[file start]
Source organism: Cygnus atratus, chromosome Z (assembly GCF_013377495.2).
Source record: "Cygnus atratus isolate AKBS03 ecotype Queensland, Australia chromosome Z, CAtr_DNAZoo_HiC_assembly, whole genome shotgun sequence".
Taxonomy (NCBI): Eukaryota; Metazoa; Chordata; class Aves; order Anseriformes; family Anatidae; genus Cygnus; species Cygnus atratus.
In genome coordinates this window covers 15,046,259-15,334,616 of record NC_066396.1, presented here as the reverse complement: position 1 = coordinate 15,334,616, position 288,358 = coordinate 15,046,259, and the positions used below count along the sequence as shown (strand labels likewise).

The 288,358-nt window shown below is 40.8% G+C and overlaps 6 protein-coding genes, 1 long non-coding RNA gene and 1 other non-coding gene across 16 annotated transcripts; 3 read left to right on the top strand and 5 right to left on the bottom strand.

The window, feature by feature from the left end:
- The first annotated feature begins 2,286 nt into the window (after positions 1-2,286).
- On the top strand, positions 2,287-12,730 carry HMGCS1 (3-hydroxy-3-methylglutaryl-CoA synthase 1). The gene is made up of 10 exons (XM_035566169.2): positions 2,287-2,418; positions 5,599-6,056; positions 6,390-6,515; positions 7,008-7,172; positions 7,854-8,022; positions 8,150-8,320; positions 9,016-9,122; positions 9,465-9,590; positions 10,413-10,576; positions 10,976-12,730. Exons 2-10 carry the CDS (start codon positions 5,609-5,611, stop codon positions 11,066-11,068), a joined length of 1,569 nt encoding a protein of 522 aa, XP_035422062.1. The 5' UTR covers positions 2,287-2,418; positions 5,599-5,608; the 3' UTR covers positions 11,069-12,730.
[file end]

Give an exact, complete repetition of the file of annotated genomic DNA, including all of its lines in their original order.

Source organism: Cygnus atratus, chromosome Z (assembly GCF_013377495.2).
Source record: "Cygnus atratus isolate AKBS03 ecotype Queensland, Australia chromosome Z, CAtr_DNAZoo_HiC_assembly, whole genome shotgun sequence".
Taxonomy (NCBI): Eukaryota; Metazoa; Chordata; class Aves; order Anseriformes; family Anatidae; genus Cygnus; species Cygnus atratus.
In genome coordinates this window covers 15,046,259-15,334,616 of record NC_066396.1, presented here as the reverse complement: position 1 = coordinate 15,334,616, position 288,358 = coordinate 15,046,259, and the positions used below count along the sequence as shown (strand labels likewise).

The 288,358-nt window shown below is 40.8% G+C and overlaps 6 protein-coding genes, 1 long non-coding RNA gene and 1 other non-coding gene across 16 annotated transcripts; 3 read left to right on the top strand and 5 right to left on the bottom strand.

The window, feature by feature from the left end:
- The first annotated feature begins 2,286 nt into the window (after positions 1-2,286).
- On the top strand, positions 2,287-12,730 carry HMGCS1 (3-hydroxy-3-methylglutaryl-CoA synthase 1). The gene is made up of 10 exons (XM_035566169.2): positions 2,287-2,418; positions 5,599-6,056; positions 6,390-6,515; positions 7,008-7,172; positions 7,854-8,022; positions 8,150-8,320; positions 9,016-9,122; positions 9,465-9,590; positions 10,413-10,576; positions 10,976-12,730. Exons 2-10 carry the CDS (start codon positions 5,609-5,611, stop codon positions 11,066-11,068), a joined length of 1,569 nt encoding a protein of 522 aa, XP_035422062.1. The 5' UTR covers positions 2,287-2,418; positions 5,599-5,608; the 3' UTR covers positions 11,069-12,730.